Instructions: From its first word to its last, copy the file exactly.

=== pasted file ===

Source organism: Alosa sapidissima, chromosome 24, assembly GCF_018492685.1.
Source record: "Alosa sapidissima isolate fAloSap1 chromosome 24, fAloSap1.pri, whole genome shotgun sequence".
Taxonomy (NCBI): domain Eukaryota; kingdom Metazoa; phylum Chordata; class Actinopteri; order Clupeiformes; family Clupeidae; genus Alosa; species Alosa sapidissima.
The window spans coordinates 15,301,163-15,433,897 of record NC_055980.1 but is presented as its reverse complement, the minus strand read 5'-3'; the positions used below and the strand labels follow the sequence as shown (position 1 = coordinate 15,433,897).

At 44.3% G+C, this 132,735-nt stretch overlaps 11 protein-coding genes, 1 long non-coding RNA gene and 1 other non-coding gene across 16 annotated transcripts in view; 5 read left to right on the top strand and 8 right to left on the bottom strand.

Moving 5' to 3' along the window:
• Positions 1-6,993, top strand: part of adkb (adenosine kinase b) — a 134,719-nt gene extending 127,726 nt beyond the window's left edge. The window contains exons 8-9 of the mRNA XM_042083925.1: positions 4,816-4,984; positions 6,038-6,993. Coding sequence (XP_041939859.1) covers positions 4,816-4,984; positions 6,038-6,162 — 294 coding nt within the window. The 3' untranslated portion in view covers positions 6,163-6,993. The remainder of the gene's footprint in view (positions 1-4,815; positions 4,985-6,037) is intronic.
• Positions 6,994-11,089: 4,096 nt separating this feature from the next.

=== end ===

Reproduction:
Source organism: Alosa sapidissima, chromosome 24, assembly GCF_018492685.1.
Source record: "Alosa sapidissima isolate fAloSap1 chromosome 24, fAloSap1.pri, whole genome shotgun sequence".
Taxonomy (NCBI): domain Eukaryota; kingdom Metazoa; phylum Chordata; class Actinopteri; order Clupeiformes; family Clupeidae; genus Alosa; species Alosa sapidissima.
The window spans coordinates 15,301,163-15,433,897 of record NC_055980.1 but is presented as its reverse complement, the minus strand read 5'-3'; the positions used below and the strand labels follow the sequence as shown (position 1 = coordinate 15,433,897).

At 44.3% G+C, this 132,735-nt stretch overlaps 11 protein-coding genes, 1 long non-coding RNA gene and 1 other non-coding gene across 16 annotated transcripts in view; 5 read left to right on the top strand and 8 right to left on the bottom strand.

Moving 5' to 3' along the window:
• Positions 1-6,993, top strand: part of adkb (adenosine kinase b) — a 134,719-nt gene extending 127,726 nt beyond the window's left edge. The window contains exons 8-9 of the mRNA XM_042083925.1: positions 4,816-4,984; positions 6,038-6,993. Coding sequence (XP_041939859.1) covers positions 4,816-4,984; positions 6,038-6,162 — 294 coding nt within the window. The 3' untranslated portion in view covers positions 6,163-6,993. The remainder of the gene's footprint in view (positions 1-4,815; positions 4,985-6,037) is intronic.
• Positions 6,994-11,089: 4,096 nt separating this feature from the next.